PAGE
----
Exploring the relative influence of knowledge, values and risk perception on engagement in climate change mitigation behaviors.

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The Ohio State University

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As one of the largest emitters of greenhouse gases in the world, the United States and its citizens will undoubtedly play a pivotal role in climate change mitigation. Yet, despite the scientific consensus on the topic, most Americans are not taking significant steps to address climate change. In order to understand this inaction and more effectively motivate individuals to change their behavior, it is important to examine the psychological processes related to engaging in climate change mitigation behaviors. This study examined the relative influence of knowledge, values and risk perception on climate mitigation behaviors among Columbus, Ohio residents. As hypothesized, higher levels of knowledge regarding the causes and effects of climate change, strong self-transcendent values, and increased risk perception were all positively related to engagement in climate mitigation behaviors. Contrary to expectation, values were the single strongest predictor of behavioral engagement, followed by knowledge. Furthermore, risk perception was not a significant predictor of behavior nor did it strongly mediate the relationship between knowledge/values and behavior. Overall, Columbus residents had only a moderate understanding of climate change, identified slightly more with self-transcendent values, as opposed to self-enhancement ones, and did not perceive climate change to pose a large personal risk. Based on these results, future climate change communication efforts in Columbus should emphasize the most significant causes of climate change, while also appealing to personal values. More research is needed to examine the influence of risk perception and why the variable did not perform as predicted.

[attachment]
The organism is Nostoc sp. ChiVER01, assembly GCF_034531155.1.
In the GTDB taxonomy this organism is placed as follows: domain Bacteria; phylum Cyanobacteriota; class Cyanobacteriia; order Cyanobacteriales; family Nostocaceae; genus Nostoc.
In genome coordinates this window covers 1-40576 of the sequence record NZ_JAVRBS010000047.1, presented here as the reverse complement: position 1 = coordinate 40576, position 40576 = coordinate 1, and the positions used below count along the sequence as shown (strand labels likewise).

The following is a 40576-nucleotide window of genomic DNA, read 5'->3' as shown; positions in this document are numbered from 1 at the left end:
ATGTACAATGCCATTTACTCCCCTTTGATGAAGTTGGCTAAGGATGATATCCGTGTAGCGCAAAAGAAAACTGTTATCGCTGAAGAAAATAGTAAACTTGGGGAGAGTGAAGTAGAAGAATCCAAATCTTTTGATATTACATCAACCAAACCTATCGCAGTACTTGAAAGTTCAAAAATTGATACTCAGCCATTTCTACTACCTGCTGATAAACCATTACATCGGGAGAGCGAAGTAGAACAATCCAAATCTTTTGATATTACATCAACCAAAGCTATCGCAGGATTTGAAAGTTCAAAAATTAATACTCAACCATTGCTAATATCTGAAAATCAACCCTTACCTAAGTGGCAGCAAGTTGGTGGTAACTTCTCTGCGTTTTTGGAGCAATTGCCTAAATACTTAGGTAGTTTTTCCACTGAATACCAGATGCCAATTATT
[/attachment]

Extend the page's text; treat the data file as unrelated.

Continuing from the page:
Climate change, Values, Risk Perception, Knowledge, Mitigation behavior